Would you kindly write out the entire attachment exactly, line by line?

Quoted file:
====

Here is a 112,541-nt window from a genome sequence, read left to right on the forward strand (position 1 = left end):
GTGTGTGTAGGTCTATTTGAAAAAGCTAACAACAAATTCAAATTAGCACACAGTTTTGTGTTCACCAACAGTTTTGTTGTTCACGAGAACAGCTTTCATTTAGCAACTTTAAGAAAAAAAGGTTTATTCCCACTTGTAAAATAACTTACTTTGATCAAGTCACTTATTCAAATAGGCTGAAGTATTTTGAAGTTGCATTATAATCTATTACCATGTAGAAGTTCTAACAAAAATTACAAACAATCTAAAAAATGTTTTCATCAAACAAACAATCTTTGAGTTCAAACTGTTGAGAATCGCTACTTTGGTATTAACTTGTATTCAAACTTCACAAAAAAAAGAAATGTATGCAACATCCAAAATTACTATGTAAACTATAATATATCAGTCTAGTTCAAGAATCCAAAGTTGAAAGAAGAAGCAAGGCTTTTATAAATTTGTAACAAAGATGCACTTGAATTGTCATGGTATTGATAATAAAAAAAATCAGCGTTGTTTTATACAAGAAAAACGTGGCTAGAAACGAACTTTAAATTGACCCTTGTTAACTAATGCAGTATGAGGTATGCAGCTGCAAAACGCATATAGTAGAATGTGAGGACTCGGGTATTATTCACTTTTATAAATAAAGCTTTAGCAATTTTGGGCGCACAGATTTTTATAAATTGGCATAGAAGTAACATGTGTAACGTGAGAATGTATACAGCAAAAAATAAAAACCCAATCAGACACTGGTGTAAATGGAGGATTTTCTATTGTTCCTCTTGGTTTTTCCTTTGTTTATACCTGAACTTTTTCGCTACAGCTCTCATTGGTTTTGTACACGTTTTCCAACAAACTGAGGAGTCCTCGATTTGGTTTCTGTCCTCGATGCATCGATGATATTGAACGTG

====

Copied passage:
Here is a 112,541-nt window from a genome sequence, read left to right on the forward strand (position 1 = left end):
GTGTGTGTAGGTCTATTTGAAAAAGCTAACAACAAATTCAAATTAGCACACAGTTTTGTGTTCACCAACAGTTTTGTTGTTCACGAGAACAGCTTTCATTTAGCAACTTTAAGAAAAAAAGGTTTATTCCCACTTGTAAAATAACTTACTTTGATCAAGTCACTTATTCAAATAGGCTGAAGTATTTTGAAGTTGCATTATAATCTATTACCATGTAGAAGTTCTAACAAAAATTACAAACAATCTAAAAAATGTTTTCATCAAACAAACAATCTTTGAGTTCAAACTGTTGAGAATCGCTACTTTGGTATTAACTTGTATTCAAACTTCACAAAAAAAAGAAATGTATGCAACATCCAAAATTACTATGTAAACTATAATATATCAGTCTAGTTCAAGAATCCAAAGTTGAAAGAAGAAGCAAGGCTTTTATAAATTTGTAACAAAGATGCACTTGAATTGTCATGGTATTGATAATAAAAAAAATCAGCGTTGTTTTATACAAGAAAAACGTGGCTAGAAACGAACTTTAAATTGACCCTTGTTAACTAATGCAGTATGAGGTATGCAGCTGCAAAACGCATATAGTAGAATGTGAGGACTCGGGTATTATTCACTTTTATAAATAAAGCTTTAGCAATTTTGGGCGCACAGATTTTTATAAATTGGCATAGAAGTAACATGTGTAACGTGAGAATGTATACAGCAAAAAATAAAAACCCAATCAGACACTGGTGTAAATGGAGGATTTTCTATTGTTCCTCTTGGTTTTTCCTTTGTTTATACCTGAACTTTTTCGCTACAGCTCTCATTGGTTTTGTACACGTTTTCCAACAAACTGAGGAGTCCTCGATTTGGTTTCTGTCCTCGATGCATCGATGATATTGAACGTG